A mould will be made to help contour the groove behind the new ear and will be left in place for several weeks.

Ear Reconstruction Surgery

Alloplastic Reconstruction Technique

Alloplastic ear reconstruction

Medpor reconstruction

Medpor is a plastic-like material (porous polyethylene) designed to allow some tissue ingrowth. It takes the place of using patients own rib cartilage to make the shape of the ear. It can come as parts welded together by the surgeon to match the other ear, but it is now also possible to perform custom 3D printed ear reconstruction using Medpor.

Advantages of using Medpor:
The advantage of using Medpor is that the surgery can be performed at a younger age, as you do not need to wait until the child is large enough to have sufficient rib cartilage to make a new ear. It is also easier to get a Medpor ear to project out from the side of the head, whereas ear reconstructions from rib cartilage tend to sit closer to the side of the head.

Disadvantages of using Medpor:
The major disadvantage of Medpor is that there is a lifetime risk that it may become exposed (protrude through the skin) and require more surgery or removal, whereas rib cartilage ears will not do this as they are part of your own body tissue.

Prosthetic ears

A prosthetic ear is a plastic clip-on ear, which attaches to surgically placed studs in the bone on the side of the head. This technique is occasionally useful if for some reason it is not possible to create an ear using rib graft or Medpor.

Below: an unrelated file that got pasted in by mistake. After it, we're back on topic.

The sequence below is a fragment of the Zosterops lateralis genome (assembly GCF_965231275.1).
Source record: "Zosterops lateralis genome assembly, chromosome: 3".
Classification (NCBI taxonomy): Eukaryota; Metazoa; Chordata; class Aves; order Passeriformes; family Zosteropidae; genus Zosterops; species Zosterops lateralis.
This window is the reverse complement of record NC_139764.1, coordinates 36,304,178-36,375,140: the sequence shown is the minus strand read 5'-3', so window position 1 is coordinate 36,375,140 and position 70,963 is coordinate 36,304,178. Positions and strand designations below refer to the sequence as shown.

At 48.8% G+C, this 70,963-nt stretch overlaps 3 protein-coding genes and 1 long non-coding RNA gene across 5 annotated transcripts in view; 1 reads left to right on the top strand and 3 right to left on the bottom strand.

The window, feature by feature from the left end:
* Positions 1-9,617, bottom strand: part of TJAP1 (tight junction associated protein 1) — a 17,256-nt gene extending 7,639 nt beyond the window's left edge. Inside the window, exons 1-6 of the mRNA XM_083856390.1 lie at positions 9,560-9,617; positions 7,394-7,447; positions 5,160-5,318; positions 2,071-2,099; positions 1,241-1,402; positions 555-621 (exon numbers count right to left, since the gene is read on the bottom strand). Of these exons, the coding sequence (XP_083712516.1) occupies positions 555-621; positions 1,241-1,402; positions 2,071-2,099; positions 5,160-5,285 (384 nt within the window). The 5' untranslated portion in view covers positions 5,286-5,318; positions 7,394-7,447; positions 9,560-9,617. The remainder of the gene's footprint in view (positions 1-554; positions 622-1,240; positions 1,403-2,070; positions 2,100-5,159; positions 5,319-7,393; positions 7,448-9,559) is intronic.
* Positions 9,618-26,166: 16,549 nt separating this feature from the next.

Ear Reconstruction - Cartilage graft

Before & After

Case Example:

This 29 year old girl had a small, folded over right ear. The ear height and collapse has been corrected using cartilage graft from the other ear, which also allowed the other ear to be set a little closer to the side of her head.

Ear Reconstruction - Microtia

Before & After

Case Example:

13 year-old boy with isolated right microtia. Reconstruction performed in 2 stages using rib grafts.

Ear Reconstruction - Microtia

Before & After

Case Example:

12 year old female with isolated right microtia.

Ear Reconstruction Surgery

Frequently Asked Questions

Why is it important to splint the ears early in children?

The infants’ ear cartilage is softest early on, so starting earlier not only means more effective results, but a shorter period of ear splinting is required.

How long will my child need to have their ear splinted?

This chart shows how long to splint the ears for:

The splint should be worn for 24 hours a day.

Can I take the splints off?

The splints are best worn 24 hours a day; they are made to be comfy, and your baby should be able to sleep on a splinted ear. However, you can remove them for a few hours for a special occasion, or when swimming.

If you do take the splints off, make sure you refit as soon as possible, as you can quickly lose the benefit of the correction, particularly early in the splintage.

Does breastfeeding affect splintage duration?

Breastfeeding keeps the cartilage softer for longer. If Mum is breastfeeding, about 25% more splintage time may be required as the cartilage is slower to harden. After two months of age, ear splintage times may be 10% shorter than stated above if Mum is breastfeeding because the cartilage will be slightly softer and more mouldable. This is not a reason to delay beginning ear splintage however, as the sooner you begin, the greater the likelihood of a good result. 

How will I know when to take the splints off my child's ears?

Dr Lotz will advise you how long to continue the splints for, in accordance with the chart above. If you remove the splint and the shape remains unchanged for 48 hours then you no longer need the splints. If the shape starts to slowly change then they should be reapplied.

What do I do if my child is too old for ear splinting?

Dr Lotz can advise you on surgical options, including an otoplasty to surgically reshape the ear and make it sit closer to the side of the head.